Vol 1: Number 3 Fall 2012

Pastor’s Tribute to an Honorable Woman
Mrs. S. W. Graham

North Carolina has lost in the death of Mrs. Graham one of her noblest and best women.  She filled all her relations in life with true fidelity and honor.  She moved in the highest circles of society, and no one knew better than she how to fill such a sphere.  When her husband was a member of the Cabinet, nobody in the capital city of the nation was more highly esteemed than she, and so when she filled the Governor’s Mansion in Raleigh.  And she knew equally well how to fill the humble and dark abodes of the poor with light and joy – how to visit them with her heart full of sympathy and her hands full of substantial comforts.  She was always studying how to benefit others, and seemed almost as forgetful of self in her efforts and plans to do them good as the Apostle Paul in his labors to give the gospel to the world.  In the impoverished state of the country just after the late war, the little church in Hillsboro was struggling to build the beautiful church in which they now worship, and to pay a debt which then was hanging over it.  Besides giving of her own means often what seemed beyond her ability, she wrote hundreds of letters to friends all over the country asking for a little help from each.  And very few refused to respond to her appeal.  She remarked to the writer one day while we were planning how we should, or could go on with the work, that she desired to see the work finished and then she would be willing to die.  But our kind Heavenly Father not only permitted her to see it finished and all paid for, but he permitted her to labor twenty years for his cause and the good of humanity after seeing the accomplishment of this cherished object.

In October of 1867, I took charge of the Hillsboro church as my first pastorate.  I shall always be thankful that in the beginning of my ministry, I had the counsel and co-operation of one of such steady faith and perseverance.

Her constant efforts to build up Christ’s cause always put forth in hope of success and encouraging words have been as inspiration to me all these years and will be until my work, like hers, is done.  Much of my little success in the ministry is due under God to her.  As I stood by her open grave I could sincerely thank God for the life she had lived, and the influence she had exerted, and which will be felt throughout eternity.  Her seven sons, and son-in-law, Judge Clark, at the request of Mrs. Clark, the only daughter, carried the casket containing the remains of their dear mother into the church.  It was the most beautiful and affecting tribute of filial affection.  May they all bear the image of her Savior as she bore it. - W.R.G.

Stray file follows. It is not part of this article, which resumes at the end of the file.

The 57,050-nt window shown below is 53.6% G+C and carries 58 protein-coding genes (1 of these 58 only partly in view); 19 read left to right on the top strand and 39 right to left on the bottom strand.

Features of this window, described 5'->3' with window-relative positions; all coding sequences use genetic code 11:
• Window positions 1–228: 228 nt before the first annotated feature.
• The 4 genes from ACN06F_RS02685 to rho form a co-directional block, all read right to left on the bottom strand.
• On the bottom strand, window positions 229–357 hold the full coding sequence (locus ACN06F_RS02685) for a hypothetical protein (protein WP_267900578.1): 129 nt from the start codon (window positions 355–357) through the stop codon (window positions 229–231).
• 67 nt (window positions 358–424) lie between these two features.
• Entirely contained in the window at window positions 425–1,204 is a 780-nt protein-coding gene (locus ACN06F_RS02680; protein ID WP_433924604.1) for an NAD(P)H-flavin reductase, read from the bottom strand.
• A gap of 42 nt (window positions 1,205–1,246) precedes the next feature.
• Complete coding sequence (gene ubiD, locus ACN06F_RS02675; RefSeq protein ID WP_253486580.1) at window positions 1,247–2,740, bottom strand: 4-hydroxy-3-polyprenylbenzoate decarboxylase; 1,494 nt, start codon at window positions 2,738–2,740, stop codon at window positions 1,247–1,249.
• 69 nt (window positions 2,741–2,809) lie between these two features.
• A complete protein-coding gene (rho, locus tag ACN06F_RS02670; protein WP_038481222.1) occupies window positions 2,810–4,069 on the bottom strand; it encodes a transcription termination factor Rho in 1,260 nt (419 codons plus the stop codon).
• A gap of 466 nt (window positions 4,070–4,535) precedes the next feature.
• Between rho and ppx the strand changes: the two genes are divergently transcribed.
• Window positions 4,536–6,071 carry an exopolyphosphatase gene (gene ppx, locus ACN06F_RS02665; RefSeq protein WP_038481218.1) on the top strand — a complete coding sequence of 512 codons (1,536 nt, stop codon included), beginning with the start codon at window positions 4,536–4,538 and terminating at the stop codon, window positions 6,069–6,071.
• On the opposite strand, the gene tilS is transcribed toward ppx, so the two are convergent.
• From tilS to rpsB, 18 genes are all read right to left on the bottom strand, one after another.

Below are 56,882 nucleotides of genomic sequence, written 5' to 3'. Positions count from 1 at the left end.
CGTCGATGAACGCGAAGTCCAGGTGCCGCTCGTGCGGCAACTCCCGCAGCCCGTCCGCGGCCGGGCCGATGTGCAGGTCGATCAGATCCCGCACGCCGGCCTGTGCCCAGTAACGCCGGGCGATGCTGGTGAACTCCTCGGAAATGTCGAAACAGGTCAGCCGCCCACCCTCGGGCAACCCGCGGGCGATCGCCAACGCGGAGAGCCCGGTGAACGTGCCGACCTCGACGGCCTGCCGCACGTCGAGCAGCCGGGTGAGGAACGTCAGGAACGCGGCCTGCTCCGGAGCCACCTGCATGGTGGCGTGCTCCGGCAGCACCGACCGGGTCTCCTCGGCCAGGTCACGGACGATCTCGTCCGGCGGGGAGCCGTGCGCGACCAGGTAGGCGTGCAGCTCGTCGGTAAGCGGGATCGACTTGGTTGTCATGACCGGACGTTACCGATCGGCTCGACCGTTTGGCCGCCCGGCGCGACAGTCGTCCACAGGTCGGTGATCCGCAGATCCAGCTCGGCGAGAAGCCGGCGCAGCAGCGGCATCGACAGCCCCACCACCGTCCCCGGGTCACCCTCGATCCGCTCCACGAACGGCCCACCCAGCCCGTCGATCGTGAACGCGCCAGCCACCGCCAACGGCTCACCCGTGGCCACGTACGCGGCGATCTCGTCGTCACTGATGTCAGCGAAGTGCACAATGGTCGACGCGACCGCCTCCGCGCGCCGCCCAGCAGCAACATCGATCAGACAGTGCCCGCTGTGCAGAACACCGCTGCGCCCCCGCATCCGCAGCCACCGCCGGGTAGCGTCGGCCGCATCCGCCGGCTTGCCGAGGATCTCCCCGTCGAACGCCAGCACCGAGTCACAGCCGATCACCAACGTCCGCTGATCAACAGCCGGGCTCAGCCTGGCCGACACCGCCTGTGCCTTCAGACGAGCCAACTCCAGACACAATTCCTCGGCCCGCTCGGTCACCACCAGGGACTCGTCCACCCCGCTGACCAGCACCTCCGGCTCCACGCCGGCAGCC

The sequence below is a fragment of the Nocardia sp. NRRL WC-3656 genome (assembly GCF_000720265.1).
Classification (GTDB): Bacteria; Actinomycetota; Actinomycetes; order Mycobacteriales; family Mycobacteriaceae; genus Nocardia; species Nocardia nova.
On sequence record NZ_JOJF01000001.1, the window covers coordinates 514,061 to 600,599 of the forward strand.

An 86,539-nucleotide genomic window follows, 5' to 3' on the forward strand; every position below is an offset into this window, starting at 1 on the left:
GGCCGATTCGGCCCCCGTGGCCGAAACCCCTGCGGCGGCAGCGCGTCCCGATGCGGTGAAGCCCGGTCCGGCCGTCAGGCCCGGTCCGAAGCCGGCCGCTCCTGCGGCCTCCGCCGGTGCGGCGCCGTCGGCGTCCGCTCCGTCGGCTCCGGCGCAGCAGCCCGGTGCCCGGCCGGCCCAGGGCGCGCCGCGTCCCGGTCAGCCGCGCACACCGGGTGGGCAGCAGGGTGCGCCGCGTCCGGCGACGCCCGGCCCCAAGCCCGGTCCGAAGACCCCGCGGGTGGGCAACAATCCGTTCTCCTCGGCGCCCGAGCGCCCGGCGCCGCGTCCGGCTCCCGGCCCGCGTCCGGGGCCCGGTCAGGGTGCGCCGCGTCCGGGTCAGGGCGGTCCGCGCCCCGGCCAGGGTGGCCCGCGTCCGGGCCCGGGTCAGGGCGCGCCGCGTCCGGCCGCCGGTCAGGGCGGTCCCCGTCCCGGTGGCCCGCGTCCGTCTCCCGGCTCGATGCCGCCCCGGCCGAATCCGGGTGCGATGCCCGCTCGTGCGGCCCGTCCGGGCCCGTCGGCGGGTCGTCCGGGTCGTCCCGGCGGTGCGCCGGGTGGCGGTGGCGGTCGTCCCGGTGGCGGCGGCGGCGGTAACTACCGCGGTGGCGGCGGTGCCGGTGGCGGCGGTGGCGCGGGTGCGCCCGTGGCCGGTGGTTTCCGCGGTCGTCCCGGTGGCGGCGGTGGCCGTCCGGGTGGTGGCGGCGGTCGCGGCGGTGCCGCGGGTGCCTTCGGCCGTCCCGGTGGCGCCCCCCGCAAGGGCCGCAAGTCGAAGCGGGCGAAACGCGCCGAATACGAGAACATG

Historic Artwork Presented to Church
During the service held on September 16th to dedicate the renovation and elevator tower addition, Reginald Carter, Chair of the Diaconate, had the privilege on behalf of former and current deacons to present the church a framed print of the church’s original conference minute notebook with the first hand-written page recording the formation of the church in November 1853.  The print was created by Kent Murray for this special occasion.  This beautiful print reminds us of our Capital Campaign theme, “A place for every generation,” taken from Psalm 79: 13 “Then we Your people … will give thanks to You forever; from generation to generation we will recount your praise.”  The print is mounted on the right wall in the education building at the top of the steps that descend into the hallway leading to the sanctuary north side.

Interesting Tidbits about Former Pastors – Biographies have been written for 16 former pastors who served between 1853 and 1907.  Additional biographies are being written for the remaining pastors.
Christopher Columbus Newton (pastor 1886-) was born March 13, 1844 and grew up in New Hanover County, NC.  Newton was preparing to enter Wake Forest College when the Civil War started in 1861.  He joined the 61st North Carolina Infantry Regiment, Company A, organized at Wilmington, NC in August 1862.  He rose to the rank of corporal and served four years until wounded in the left arm.  After the War, he married Cornelia Herring and together they had three children; Alberta Madara Rosa, Herbert Deberier and William Cary Newton.  He was called to the foreign mission field in 1889.  He, his wife and daughter, Alberta, left for Lagos, Nigeria, Africa in June 1889, arriving there in July.  After serving five years on the mission field, Mrs. Newton became seriously ill with fever and died on July 9, 1894 and was buried in the Lagos cemetery.  Newton became ill with the same fever and doctors decided to transfer him to a cooler climate.  However, he died aboard ship and was buried 300 miles at sea on July 26, 1894.  Their daughter remained on the mission field briefly and then returned home to be married.  Newton’s son, Cary Newton, became a missionary to China. 
First Baptist Church Hillsborough NC
201 W. King Street
Hillsborough, NC 27278